Cindy at Ordo Amoris is hosting a book club for Ten Ways to Destroy the Imagination of Your Child by Anthony Esolen, Ph.D.
According to Esolen, a killer of imagination is the replacement of fairy tales with political clichés and fads. So now, the book of fairy tales that I once hid away because I was foolishly offended by the violence it contained, will stay out of sight because of the ridiculous annotations. Why, oh why, must we use a Freudian hermeneutic on fairy tales? That’s a fad, right? And a political cliché too probably. Psychobabble is a word made for notes like these.
About the violence I have had a change of heart; I no longer believe that every violent story is necessarily unsuitable for children, though some are. I believe it largely depends on the child and his family and his history and, as Brandy has said about safety measures generally, it’s about context. In our family it is not the violence which qualifies or disqualifies a piece of literature, but whether or not the story is interesting and whether or not it presents a truth and a… a… a nobility.
Esolen says that fairy- and folk tales employ the use of “types” or even “archetypes” which are pure distillations of characters and which are immediately recognizable to most people because they are true to life. How odd that a fantastic, made up story can be more real and “relatable” than a “realistic” story! Even (or especially?) in stories in which the characters are seriously flawed, we recognize them and recognize their frailties for what they are.
Many of the modern stories fed to children these days are ground down so they all look and feel about the same. And the responses they elicit are mere Pavlovian spittle. The cues tell us what to feel. (Laugh tracks anyone? When was the last time you heard “filmed in front of a live studio audience”?) Moreover, the stories and responses they produce are part of the program to create a compliant adult functionary who does not feel real feelings or respond to the complexity of nuanced reality with any thought, but who has only knee-jerk reactions and swallows the propaganda whole. People who read folk tales are familiar with the truths they communicate and have tools to use in evaluating the world. They are not easily fooled by propaganda and blanket political statements – and they recognize a fairy godmother when they see one.
This all makes sense to me, but I get confused when it comes time to divide the good from the bad. I mean, one man’s type might very well be another man’s cliché, no? Esolen writes, “Everyone knows that men are beasts and that religious people are bigots.” So these are clichés, right? But are they replacing TYPES or are they replacing older clichés in which men are always chivalrous and religious people are always kind? My thinking on this point is very muddled. I think I usually recognize bad literature when I see it, but I don’t always know why it hits me funny.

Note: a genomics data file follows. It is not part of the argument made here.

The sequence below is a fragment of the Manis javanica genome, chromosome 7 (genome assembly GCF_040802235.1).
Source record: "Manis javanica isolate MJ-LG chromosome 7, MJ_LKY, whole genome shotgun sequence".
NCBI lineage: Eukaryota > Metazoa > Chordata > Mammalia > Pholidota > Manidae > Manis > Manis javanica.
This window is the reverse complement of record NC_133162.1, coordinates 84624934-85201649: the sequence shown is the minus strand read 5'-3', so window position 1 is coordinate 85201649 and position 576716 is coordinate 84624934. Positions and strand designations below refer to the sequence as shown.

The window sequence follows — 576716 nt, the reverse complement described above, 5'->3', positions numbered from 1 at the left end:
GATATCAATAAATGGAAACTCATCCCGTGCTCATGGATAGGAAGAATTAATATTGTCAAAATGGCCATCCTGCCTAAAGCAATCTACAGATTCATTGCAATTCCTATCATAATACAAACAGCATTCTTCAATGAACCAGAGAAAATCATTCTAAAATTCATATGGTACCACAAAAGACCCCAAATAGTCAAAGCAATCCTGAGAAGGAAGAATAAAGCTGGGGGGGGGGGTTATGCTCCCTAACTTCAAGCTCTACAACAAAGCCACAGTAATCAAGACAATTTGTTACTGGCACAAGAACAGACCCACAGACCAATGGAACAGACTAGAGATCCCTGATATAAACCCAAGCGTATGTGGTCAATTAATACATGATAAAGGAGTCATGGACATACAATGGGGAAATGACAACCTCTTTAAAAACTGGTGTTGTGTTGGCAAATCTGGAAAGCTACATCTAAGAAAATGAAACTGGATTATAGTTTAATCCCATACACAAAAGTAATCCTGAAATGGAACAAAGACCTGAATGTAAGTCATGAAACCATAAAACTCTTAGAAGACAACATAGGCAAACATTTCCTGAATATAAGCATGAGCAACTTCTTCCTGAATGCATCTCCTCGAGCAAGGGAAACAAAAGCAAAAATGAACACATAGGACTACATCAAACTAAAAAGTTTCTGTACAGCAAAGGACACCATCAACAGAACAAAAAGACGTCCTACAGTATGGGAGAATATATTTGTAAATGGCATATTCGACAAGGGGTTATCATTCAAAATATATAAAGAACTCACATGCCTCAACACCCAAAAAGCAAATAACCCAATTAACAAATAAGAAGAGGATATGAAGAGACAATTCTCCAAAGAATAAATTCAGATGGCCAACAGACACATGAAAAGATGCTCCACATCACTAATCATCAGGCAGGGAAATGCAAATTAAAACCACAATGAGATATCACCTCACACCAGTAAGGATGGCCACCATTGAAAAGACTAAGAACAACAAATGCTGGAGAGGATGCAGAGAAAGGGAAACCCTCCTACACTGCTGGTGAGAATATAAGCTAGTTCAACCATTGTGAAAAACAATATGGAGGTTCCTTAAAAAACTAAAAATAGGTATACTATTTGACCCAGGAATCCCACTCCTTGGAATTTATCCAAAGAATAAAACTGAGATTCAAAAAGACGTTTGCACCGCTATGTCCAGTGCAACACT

I also think that, just as we can read fairy tales through a psychoanalysts glasses and have them transformed into something silly and awful, reading with open eyes can change writing that has a political agenda, at least if it is fairly well done, into a tool for understanding. I know I have a habit of layering my own feelings onto what an author has written and sometimes I even come away with something different from what the author intended. Maybe that’s why I don’t feel the same about the book The Awakening by Kate Chopin that Esolen does. I really liked the book, understood the heroine and felt sorry for her. My feeling for the main character was not because she was trapped in her life, which is perhaps what the author meant for me to see and believe, but because she thought she was. She didn’t know that very few women feel “naturally” maternal. She didn’t know that love is a choice. She thought that having an inattentive husband was the worst thing that could happen to her. She didn’t know that idleness is not leisure. Her wealth and position gave her great gifts, especially of time, and she squandered them. No wonder she felt unfulfilled! She chose to walk into the sea. How dramatic! Like dying from eating an unwashed grape. No one told her that intimacy in marriage takes time and it ebbs and flows; a feeling of “ours” and “us” requires patience and commitment. She quit, gave up, before she could find out for herself. She left her children to know that their mother would rather be dead than to get to know them as people. Tragic. Really, the book is just one big pity party and a bit self-indulgent, but so what? I read it the same way I read Nabokov’s Lolita. I didn’t think that Humbert Humbert was right and I didn’t think the character in Chopin’s book was right either, but I understood them. The difference here is probably that Nabokov meant his book to be read that way and Chopin did not. Then again, I am an adult and maybe I’m able to read it that way because I’ve already had a good diet of folk tales. Perhaps these are exercises for minds more practiced in discernment and not for children whose tastes are still being cultivated.